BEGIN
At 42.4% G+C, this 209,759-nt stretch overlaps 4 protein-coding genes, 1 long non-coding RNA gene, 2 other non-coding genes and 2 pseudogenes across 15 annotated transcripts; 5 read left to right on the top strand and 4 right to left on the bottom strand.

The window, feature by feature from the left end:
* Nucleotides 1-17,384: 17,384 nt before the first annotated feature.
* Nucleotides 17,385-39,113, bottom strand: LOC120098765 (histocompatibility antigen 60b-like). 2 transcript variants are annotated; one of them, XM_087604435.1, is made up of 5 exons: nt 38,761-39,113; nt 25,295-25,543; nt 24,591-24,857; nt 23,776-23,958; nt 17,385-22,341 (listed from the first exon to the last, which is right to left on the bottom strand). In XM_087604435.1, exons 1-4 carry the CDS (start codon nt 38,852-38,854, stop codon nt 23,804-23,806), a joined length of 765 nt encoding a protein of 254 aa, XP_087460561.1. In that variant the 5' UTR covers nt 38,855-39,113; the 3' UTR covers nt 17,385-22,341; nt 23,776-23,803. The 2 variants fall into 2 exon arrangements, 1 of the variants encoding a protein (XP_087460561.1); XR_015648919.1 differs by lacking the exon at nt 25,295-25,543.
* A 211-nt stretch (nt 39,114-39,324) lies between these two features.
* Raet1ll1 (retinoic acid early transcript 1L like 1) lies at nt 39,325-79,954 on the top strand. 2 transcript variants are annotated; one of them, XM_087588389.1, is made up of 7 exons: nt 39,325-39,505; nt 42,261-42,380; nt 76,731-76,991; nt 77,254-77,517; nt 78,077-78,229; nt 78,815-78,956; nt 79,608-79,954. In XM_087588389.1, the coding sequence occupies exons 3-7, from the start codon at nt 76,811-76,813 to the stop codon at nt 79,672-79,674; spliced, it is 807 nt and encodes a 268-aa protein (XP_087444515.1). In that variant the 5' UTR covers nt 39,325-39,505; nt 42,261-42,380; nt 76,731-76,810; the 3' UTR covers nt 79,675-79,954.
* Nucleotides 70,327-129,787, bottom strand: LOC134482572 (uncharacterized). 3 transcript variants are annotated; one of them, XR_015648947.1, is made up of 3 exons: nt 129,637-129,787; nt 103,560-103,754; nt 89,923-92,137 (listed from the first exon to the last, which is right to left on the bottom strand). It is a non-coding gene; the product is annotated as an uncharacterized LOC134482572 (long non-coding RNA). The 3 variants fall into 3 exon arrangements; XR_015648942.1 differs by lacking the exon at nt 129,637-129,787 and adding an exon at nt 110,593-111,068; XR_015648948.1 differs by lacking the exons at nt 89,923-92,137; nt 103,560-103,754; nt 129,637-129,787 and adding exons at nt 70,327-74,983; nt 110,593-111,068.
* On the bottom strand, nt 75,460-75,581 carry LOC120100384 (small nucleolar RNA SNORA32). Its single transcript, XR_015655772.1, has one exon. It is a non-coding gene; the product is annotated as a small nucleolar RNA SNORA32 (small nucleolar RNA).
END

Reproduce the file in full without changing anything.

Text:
At 42.4% G+C, this 209,759-nt stretch overlaps 4 protein-coding genes, 1 long non-coding RNA gene, 2 other non-coding genes and 2 pseudogenes across 15 annotated transcripts; 5 read left to right on the top strand and 4 right to left on the bottom strand.

The window, feature by feature from the left end:
* Nucleotides 1-17,384: 17,384 nt before the first annotated feature.
* Nucleotides 17,385-39,113, bottom strand: LOC120098765 (histocompatibility antigen 60b-like). 2 transcript variants are annotated; one of them, XM_087604435.1, is made up of 5 exons: nt 38,761-39,113; nt 25,295-25,543; nt 24,591-24,857; nt 23,776-23,958; nt 17,385-22,341 (listed from the first exon to the last, which is right to left on the bottom strand). In XM_087604435.1, exons 1-4 carry the CDS (start codon nt 38,852-38,854, stop codon nt 23,804-23,806), a joined length of 765 nt encoding a protein of 254 aa, XP_087460561.1. In that variant the 5' UTR covers nt 38,855-39,113; the 3' UTR covers nt 17,385-22,341; nt 23,776-23,803. The 2 variants fall into 2 exon arrangements, 1 of the variants encoding a protein (XP_087460561.1); XR_015648919.1 differs by lacking the exon at nt 25,295-25,543.
* A 211-nt stretch (nt 39,114-39,324) lies between these two features.
* Raet1ll1 (retinoic acid early transcript 1L like 1) lies at nt 39,325-79,954 on the top strand. 2 transcript variants are annotated; one of them, XM_087588389.1, is made up of 7 exons: nt 39,325-39,505; nt 42,261-42,380; nt 76,731-76,991; nt 77,254-77,517; nt 78,077-78,229; nt 78,815-78,956; nt 79,608-79,954. In XM_087588389.1, the coding sequence occupies exons 3-7, from the start codon at nt 76,811-76,813 to the stop codon at nt 79,672-79,674; spliced, it is 807 nt and encodes a 268-aa protein (XP_087444515.1). In that variant the 5' UTR covers nt 39,325-39,505; nt 42,261-42,380; nt 76,731-76,810; the 3' UTR covers nt 79,675-79,954.
* Nucleotides 70,327-129,787, bottom strand: LOC134482572 (uncharacterized). 3 transcript variants are annotated; one of them, XR_015648947.1, is made up of 3 exons: nt 129,637-129,787; nt 103,560-103,754; nt 89,923-92,137 (listed from the first exon to the last, which is right to left on the bottom strand). It is a non-coding gene; the product is annotated as an uncharacterized LOC134482572 (long non-coding RNA). The 3 variants fall into 3 exon arrangements; XR_015648942.1 differs by lacking the exon at nt 129,637-129,787 and adding an exon at nt 110,593-111,068; XR_015648948.1 differs by lacking the exons at nt 89,923-92,137; nt 103,560-103,754; nt 129,637-129,787 and adding exons at nt 70,327-74,983; nt 110,593-111,068.
* On the bottom strand, nt 75,460-75,581 carry LOC120100384 (small nucleolar RNA SNORA32). Its single transcript, XR_015655772.1, has one exon. It is a non-coding gene; the product is annotated as a small nucleolar RNA SNORA32 (small nucleolar RNA).